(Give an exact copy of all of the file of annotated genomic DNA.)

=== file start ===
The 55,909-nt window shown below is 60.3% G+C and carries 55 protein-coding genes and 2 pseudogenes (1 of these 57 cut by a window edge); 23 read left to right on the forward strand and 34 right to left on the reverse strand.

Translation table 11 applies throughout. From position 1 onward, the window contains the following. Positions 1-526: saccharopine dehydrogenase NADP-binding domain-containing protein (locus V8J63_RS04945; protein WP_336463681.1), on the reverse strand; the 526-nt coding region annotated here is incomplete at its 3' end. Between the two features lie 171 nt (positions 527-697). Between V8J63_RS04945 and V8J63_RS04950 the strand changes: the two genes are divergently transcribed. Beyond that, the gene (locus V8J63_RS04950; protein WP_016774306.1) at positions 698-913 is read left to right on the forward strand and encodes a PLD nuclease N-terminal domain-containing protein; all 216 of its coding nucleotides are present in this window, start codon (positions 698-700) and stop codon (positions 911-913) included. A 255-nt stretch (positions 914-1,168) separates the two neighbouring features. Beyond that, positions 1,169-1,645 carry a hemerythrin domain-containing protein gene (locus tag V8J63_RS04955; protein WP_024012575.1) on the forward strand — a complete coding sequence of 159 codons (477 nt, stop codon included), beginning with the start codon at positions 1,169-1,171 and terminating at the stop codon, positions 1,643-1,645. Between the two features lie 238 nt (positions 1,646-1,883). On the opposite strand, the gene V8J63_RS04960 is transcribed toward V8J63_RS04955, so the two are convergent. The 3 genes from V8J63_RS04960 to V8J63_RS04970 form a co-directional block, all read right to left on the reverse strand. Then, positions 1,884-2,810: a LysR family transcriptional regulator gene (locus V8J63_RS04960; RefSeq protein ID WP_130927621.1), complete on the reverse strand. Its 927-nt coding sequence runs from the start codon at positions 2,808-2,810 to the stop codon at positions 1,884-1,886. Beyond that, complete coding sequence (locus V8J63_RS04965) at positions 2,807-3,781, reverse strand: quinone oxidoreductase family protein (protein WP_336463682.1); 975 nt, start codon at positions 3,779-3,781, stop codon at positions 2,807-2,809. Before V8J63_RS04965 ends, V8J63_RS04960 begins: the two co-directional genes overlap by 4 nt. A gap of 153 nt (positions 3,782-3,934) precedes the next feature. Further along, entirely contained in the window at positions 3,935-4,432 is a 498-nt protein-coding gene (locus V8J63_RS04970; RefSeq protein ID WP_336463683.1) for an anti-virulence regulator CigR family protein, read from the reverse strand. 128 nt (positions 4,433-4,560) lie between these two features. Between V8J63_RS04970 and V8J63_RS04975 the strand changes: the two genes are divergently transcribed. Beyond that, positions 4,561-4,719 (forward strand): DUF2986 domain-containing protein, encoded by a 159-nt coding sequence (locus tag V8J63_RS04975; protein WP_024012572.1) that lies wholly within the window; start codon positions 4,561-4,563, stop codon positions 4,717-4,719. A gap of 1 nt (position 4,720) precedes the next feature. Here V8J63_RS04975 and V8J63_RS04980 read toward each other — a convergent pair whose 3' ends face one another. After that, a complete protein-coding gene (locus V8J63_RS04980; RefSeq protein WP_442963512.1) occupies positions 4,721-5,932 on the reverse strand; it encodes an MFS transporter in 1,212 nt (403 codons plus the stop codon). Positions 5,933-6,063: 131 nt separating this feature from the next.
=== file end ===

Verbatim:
The 55,909-nt window shown below is 60.3% G+C and carries 55 protein-coding genes and 2 pseudogenes (1 of these 57 cut by a window edge); 23 read left to right on the forward strand and 34 right to left on the reverse strand.

Translation table 11 applies throughout. From position 1 onward, the window contains the following. Positions 1-526: saccharopine dehydrogenase NADP-binding domain-containing protein (locus V8J63_RS04945; protein WP_336463681.1), on the reverse strand; the 526-nt coding region annotated here is incomplete at its 3' end. Between the two features lie 171 nt (positions 527-697). Between V8J63_RS04945 and V8J63_RS04950 the strand changes: the two genes are divergently transcribed. Beyond that, the gene (locus V8J63_RS04950; protein WP_016774306.1) at positions 698-913 is read left to right on the forward strand and encodes a PLD nuclease N-terminal domain-containing protein; all 216 of its coding nucleotides are present in this window, start codon (positions 698-700) and stop codon (positions 911-913) included. A 255-nt stretch (positions 914-1,168) separates the two neighbouring features. Beyond that, positions 1,169-1,645 carry a hemerythrin domain-containing protein gene (locus tag V8J63_RS04955; protein WP_024012575.1) on the forward strand — a complete coding sequence of 159 codons (477 nt, stop codon included), beginning with the start codon at positions 1,169-1,171 and terminating at the stop codon, positions 1,643-1,645. Between the two features lie 238 nt (positions 1,646-1,883). On the opposite strand, the gene V8J63_RS04960 is transcribed toward V8J63_RS04955, so the two are convergent. The 3 genes from V8J63_RS04960 to V8J63_RS04970 form a co-directional block, all read right to left on the reverse strand. Then, positions 1,884-2,810: a LysR family transcriptional regulator gene (locus V8J63_RS04960; RefSeq protein ID WP_130927621.1), complete on the reverse strand. Its 927-nt coding sequence runs from the start codon at positions 2,808-2,810 to the stop codon at positions 1,884-1,886. Beyond that, complete coding sequence (locus V8J63_RS04965) at positions 2,807-3,781, reverse strand: quinone oxidoreductase family protein (protein WP_336463682.1); 975 nt, start codon at positions 3,779-3,781, stop codon at positions 2,807-2,809. Before V8J63_RS04965 ends, V8J63_RS04960 begins: the two co-directional genes overlap by 4 nt. A gap of 153 nt (positions 3,782-3,934) precedes the next feature. Further along, entirely contained in the window at positions 3,935-4,432 is a 498-nt protein-coding gene (locus V8J63_RS04970; RefSeq protein ID WP_336463683.1) for an anti-virulence regulator CigR family protein, read from the reverse strand. 128 nt (positions 4,433-4,560) lie between these two features. Between V8J63_RS04970 and V8J63_RS04975 the strand changes: the two genes are divergently transcribed. Beyond that, positions 4,561-4,719 (forward strand): DUF2986 domain-containing protein, encoded by a 159-nt coding sequence (locus tag V8J63_RS04975; protein WP_024012572.1) that lies wholly within the window; start codon positions 4,561-4,563, stop codon positions 4,717-4,719. A gap of 1 nt (position 4,720) precedes the next feature. Here V8J63_RS04975 and V8J63_RS04980 read toward each other — a convergent pair whose 3' ends face one another. After that, a complete protein-coding gene (locus V8J63_RS04980; RefSeq protein WP_442963512.1) occupies positions 4,721-5,932 on the reverse strand; it encodes an MFS transporter in 1,212 nt (403 codons plus the stop codon). Positions 5,933-6,063: 131 nt separating this feature from the next.